WPA poster from the 1930s.

When you meet someone new, you might ask them, “What do you do?” You aren’t asking what they do with all of their time. You aren’t asking how they raise their kids or tidy their house. You aren’t (usually) asking what their hobbies are. You are asking what they do for a job. A paying job. What do they do to pay the bills? What do they do that someone else has deemed worthy enough to pay them for? I admit, I fall into this trap too. (At least initially. Then I delve deeper into hobbies and other interests. But I think I’m unusual in this.)

I posit that this is a flawed way of thinking about things. How did we get to the point where we only value what someone else will pay for? With so many people falling for impulse buys and the Next Shiny New Thing, how does this make sense?

What about the intrinsic value of voluntarily taking care of others, learning new things, striving for personal growth, expanding our horizons (both physically and metaphorically), and taking care of our own physical and mental health?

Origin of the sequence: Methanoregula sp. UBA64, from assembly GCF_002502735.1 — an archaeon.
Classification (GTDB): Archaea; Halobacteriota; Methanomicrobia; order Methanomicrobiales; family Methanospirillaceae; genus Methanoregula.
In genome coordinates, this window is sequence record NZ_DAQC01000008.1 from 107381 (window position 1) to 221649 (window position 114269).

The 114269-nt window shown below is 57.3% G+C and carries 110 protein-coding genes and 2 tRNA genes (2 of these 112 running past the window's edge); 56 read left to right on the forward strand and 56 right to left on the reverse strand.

Some of us require more time spent on taking enough care of ourselves to even be able to do work that someone else will pay for. So we’re destined to have less money, to live at a lower standard of living, to have fewer resources to even be able to take care of ourselves in the first place. Are we less worthy than those who need less upkeep?

Universal Basic Income (UBI) would go a long way to at least helping us keep our bills paid while we rest and regain energy to do work that someone else will give us money for.

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